In 2002, the NYC District Council of Carpenters commissioned Bonnie Siracusa to do a painting for their lobby commemorating 108 union members who lost their lives on 9/11. By the one-year anniversary of the destruction of the Twin Towers, her painting was complete.
It’s full of emotionally evocative images: a flag with the names of dead carpenters, a bouquet of red roses and two men hugging and crying, among others. The top half of the painting portrays an eagle whose left wing is an American flag being set ablaze by airplanes and whose right wing is adorned by doves, a rainbow and a cross.
“The sun could maybe be rising there,” Siracusa said, pointing to the sun emanating orange light. “Like this is the aftermath and people are getting through it.”
It wasn’t the Great Neck resident’s first time portraying the Twin Towers. In her 1992 post office mural “Brooklyn Bridge Fireworks,” they tower above the Manhattan skyline. “What
seems very contemporary for 1992, it’s like, all of a sudden, it’s changed,” Siracusa said. “I could only go up to a certain point.”
In addition to “9/11 Memorial” and “Brooklyn Bridge Fireworks,” Siracusa’s New York Nostalgia collection includes several paintings portraying Coney Island, Jones Beach, and other landmarks in the New York and Long Island areas. She refers to these murals with the phrase “romantic nostalgia.”
“We all have selective memories,” she explained. “I’m capturing a place in time, and it’s immortalized. It’s ideal, it’s romantic because I make the site look its best. That may have been the best it’s ever looked.”
In fact, in many cases, the historical sites Siracusa portrays never actually looked like they do in her murals. This is because she puts different features together in a painting even if they did not actually coexist at any point in history, creating a montage effect in which time passes from left to right. In one case, for example, she portrays steamships, the Mermaid Parade and Astroland all in one mural depicting Coney Island.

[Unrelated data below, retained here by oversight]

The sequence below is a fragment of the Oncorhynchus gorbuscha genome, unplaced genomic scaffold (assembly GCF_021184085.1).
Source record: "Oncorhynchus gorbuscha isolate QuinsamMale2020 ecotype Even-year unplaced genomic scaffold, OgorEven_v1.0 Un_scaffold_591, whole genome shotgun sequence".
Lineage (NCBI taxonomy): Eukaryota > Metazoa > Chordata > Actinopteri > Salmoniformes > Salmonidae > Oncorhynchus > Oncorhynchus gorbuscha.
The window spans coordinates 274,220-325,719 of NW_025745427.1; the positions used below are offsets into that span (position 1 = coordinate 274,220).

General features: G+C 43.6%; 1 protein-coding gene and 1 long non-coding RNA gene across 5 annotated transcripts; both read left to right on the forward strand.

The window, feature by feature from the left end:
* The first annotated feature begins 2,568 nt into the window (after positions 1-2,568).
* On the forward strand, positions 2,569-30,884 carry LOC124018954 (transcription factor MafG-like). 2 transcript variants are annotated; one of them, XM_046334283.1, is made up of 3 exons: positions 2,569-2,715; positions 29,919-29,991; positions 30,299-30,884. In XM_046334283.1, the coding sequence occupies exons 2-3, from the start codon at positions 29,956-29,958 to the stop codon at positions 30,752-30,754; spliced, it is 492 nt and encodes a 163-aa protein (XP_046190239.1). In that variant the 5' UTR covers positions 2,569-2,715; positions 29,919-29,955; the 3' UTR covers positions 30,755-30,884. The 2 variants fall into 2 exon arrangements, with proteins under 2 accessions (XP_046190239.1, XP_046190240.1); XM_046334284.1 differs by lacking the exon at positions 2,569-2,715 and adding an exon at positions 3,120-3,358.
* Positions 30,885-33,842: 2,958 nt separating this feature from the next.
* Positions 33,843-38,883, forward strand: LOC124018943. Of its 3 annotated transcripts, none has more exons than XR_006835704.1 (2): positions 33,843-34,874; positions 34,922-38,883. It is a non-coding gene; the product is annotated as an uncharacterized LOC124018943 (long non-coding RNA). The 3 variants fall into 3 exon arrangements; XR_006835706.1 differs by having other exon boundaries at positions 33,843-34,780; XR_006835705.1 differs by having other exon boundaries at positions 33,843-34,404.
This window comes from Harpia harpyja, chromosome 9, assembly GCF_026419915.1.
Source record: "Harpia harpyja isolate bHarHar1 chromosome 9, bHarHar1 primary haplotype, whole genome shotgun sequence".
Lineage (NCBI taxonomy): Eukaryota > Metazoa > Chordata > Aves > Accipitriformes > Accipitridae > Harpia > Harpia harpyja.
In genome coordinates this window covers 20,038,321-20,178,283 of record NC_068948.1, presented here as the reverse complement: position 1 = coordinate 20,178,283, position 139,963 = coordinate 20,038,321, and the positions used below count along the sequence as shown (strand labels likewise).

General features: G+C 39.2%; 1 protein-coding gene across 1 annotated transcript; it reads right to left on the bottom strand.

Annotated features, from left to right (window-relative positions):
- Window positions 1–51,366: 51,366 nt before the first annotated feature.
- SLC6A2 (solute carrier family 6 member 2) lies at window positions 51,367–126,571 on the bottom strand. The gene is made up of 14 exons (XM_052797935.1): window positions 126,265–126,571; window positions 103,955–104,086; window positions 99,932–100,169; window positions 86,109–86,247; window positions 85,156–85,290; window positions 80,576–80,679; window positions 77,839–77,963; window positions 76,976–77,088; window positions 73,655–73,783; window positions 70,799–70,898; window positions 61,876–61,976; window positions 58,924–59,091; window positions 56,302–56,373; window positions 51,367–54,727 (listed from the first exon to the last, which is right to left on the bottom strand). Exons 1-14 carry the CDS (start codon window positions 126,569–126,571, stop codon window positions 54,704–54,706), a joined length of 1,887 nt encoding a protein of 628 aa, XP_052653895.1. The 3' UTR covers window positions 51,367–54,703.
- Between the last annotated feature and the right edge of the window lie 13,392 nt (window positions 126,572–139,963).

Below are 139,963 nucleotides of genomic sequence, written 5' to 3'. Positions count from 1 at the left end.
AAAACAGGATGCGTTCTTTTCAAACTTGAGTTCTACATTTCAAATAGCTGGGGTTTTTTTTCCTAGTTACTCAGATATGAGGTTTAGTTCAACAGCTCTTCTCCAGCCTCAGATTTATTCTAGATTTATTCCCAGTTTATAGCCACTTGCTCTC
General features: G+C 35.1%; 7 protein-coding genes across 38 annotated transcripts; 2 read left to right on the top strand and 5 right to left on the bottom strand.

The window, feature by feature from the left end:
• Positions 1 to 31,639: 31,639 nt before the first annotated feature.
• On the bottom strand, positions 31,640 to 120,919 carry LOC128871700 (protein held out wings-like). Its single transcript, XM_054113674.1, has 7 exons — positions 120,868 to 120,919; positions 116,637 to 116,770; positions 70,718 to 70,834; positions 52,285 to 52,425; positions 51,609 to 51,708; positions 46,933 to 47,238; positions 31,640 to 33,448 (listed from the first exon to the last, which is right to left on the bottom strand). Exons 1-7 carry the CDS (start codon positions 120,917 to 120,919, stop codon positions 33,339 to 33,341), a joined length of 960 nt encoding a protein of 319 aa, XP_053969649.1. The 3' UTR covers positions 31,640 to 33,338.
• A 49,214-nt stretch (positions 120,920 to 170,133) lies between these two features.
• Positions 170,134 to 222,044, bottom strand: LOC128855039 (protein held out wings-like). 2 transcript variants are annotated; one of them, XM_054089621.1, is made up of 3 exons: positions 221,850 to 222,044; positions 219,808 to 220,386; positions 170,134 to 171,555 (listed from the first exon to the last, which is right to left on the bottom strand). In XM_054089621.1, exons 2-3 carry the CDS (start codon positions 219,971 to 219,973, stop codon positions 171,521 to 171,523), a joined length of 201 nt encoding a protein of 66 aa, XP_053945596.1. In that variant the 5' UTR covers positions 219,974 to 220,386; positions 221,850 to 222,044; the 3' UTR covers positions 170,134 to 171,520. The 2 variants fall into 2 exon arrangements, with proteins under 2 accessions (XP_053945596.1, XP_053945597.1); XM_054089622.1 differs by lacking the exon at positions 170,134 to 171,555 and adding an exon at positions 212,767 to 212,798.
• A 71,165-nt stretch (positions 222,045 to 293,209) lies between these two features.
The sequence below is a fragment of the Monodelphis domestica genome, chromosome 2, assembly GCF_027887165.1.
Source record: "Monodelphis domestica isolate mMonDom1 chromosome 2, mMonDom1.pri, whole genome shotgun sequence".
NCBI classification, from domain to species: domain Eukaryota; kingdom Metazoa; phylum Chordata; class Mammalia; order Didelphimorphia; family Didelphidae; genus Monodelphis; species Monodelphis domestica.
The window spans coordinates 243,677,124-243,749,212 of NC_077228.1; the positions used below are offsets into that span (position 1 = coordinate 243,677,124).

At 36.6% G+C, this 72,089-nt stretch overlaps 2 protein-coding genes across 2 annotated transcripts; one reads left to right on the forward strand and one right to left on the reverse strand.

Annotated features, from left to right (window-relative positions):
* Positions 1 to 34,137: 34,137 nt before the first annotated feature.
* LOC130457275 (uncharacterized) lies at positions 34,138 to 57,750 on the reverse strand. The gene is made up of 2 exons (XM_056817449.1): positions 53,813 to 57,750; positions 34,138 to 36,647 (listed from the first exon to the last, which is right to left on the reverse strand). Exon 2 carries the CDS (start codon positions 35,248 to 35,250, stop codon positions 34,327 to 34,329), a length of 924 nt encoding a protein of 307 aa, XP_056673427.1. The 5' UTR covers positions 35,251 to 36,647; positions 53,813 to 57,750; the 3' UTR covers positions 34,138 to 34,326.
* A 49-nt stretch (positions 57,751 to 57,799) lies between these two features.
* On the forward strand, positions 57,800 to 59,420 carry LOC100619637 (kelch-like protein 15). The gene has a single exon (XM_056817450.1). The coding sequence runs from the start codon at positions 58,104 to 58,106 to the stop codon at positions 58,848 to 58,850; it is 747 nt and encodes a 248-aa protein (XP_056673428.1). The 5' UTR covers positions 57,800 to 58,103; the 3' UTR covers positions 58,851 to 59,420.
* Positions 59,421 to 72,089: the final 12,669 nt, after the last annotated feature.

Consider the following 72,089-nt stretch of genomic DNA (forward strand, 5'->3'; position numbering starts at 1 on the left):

“What I love about doing murals is that I’m not just in a studio by myself,” Siracusa said, reflecting upon the experience of painting in a public area where local residents witness the progress that is made each day. “I have living history walking around me constantly. Sometimes people give me insights, they tell me things and I’m like ‘Gee, I didn’t know that. I think I’ll include that in the mural.’”
Siracusa’s next step in expanding her art for the people has been to adapt her murals to
everyday household items like mugs, towels, bags, cell phone cases, pillows, lampshades and clothing.
“I’m trying to create murals in different ways,” she said. “If people don’t have a wall, I’m like, ‘hey, put it on the couch with the pillows.’”
As she laid out some mural-inspired clothing, she sported a tank top that matches her recent mural, “View of Coney Island Beach,” which graces the back wall of a nursing home cafe in Brooklyn. For this photographic piece, Siracusa painted the Palladian windows of a landmark Coney Island building, adding in stained glass and green curtains. Outside the large windows is the Coney Island beach and boardwalk.
“They can feel it,” said Siracusa of the nursing home patients. “They can look out. I’m bringing the outdoors in. The weather’s bad, it’s too windy, they can just look out at the beach.”
She added, “The flowers in the murals never have to be watered.”